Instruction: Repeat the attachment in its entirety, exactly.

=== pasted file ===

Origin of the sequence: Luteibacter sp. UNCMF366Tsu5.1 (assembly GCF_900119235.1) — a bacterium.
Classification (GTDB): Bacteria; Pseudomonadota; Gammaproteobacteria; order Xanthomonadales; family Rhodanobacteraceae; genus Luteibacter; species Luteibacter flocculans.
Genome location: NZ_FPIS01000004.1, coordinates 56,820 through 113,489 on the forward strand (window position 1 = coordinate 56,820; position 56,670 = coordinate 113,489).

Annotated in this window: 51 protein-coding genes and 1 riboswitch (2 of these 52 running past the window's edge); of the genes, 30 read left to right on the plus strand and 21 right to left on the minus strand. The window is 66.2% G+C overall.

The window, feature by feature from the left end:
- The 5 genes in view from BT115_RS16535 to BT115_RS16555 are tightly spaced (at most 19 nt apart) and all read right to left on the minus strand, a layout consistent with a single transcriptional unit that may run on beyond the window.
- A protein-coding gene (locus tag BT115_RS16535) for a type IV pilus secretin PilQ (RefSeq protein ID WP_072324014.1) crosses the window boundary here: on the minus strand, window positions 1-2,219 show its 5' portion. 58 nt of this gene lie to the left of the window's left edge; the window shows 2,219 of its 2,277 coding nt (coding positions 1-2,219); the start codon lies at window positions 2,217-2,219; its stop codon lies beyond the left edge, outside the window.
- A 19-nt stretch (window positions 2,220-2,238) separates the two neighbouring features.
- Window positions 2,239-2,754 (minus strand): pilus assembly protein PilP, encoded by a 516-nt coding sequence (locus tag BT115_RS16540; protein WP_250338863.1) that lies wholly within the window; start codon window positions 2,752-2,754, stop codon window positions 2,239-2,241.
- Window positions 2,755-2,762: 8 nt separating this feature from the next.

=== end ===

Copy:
Origin of the sequence: Luteibacter sp. UNCMF366Tsu5.1 (assembly GCF_900119235.1) — a bacterium.
Classification (GTDB): Bacteria; Pseudomonadota; Gammaproteobacteria; order Xanthomonadales; family Rhodanobacteraceae; genus Luteibacter; species Luteibacter flocculans.
Genome location: NZ_FPIS01000004.1, coordinates 56,820 through 113,489 on the forward strand (window position 1 = coordinate 56,820; position 56,670 = coordinate 113,489).

Annotated in this window: 51 protein-coding genes and 1 riboswitch (2 of these 52 running past the window's edge); of the genes, 30 read left to right on the plus strand and 21 right to left on the minus strand. The window is 66.2% G+C overall.

The window, feature by feature from the left end:
- The 5 genes in view from BT115_RS16535 to BT115_RS16555 are tightly spaced (at most 19 nt apart) and all read right to left on the minus strand, a layout consistent with a single transcriptional unit that may run on beyond the window.
- A protein-coding gene (locus tag BT115_RS16535) for a type IV pilus secretin PilQ (RefSeq protein ID WP_072324014.1) crosses the window boundary here: on the minus strand, window positions 1-2,219 show its 5' portion. 58 nt of this gene lie to the left of the window's left edge; the window shows 2,219 of its 2,277 coding nt (coding positions 1-2,219); the start codon lies at window positions 2,217-2,219; its stop codon lies beyond the left edge, outside the window.
- A 19-nt stretch (window positions 2,220-2,238) separates the two neighbouring features.
- Window positions 2,239-2,754 (minus strand): pilus assembly protein PilP, encoded by a 516-nt coding sequence (locus tag BT115_RS16540; protein WP_250338863.1) that lies wholly within the window; start codon window positions 2,752-2,754, stop codon window positions 2,239-2,241.
- Window positions 2,755-2,762: 8 nt separating this feature from the next.